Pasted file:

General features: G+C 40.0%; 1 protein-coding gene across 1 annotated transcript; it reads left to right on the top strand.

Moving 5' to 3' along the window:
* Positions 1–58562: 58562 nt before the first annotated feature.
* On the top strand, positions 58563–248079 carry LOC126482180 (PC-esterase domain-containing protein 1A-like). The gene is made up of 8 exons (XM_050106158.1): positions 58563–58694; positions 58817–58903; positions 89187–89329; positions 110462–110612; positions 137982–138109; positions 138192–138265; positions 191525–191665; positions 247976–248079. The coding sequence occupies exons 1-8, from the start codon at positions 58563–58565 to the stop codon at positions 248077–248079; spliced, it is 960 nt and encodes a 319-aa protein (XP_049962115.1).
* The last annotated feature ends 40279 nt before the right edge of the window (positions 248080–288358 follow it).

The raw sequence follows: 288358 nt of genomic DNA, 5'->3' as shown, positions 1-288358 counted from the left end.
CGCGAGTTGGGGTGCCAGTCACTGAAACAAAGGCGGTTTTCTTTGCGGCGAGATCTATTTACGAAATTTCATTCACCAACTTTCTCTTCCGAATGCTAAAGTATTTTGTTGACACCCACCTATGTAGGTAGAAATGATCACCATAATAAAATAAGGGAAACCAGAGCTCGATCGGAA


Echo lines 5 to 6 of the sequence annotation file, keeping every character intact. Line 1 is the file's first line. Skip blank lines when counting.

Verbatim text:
* The last annotated feature ends 40279 nt before the right edge of the window (positions 248080–288358 follow it).

The raw sequence follows: 288358 nt of genomic DNA, 5'->3' as shown, positions 1-288358 counted from the left end.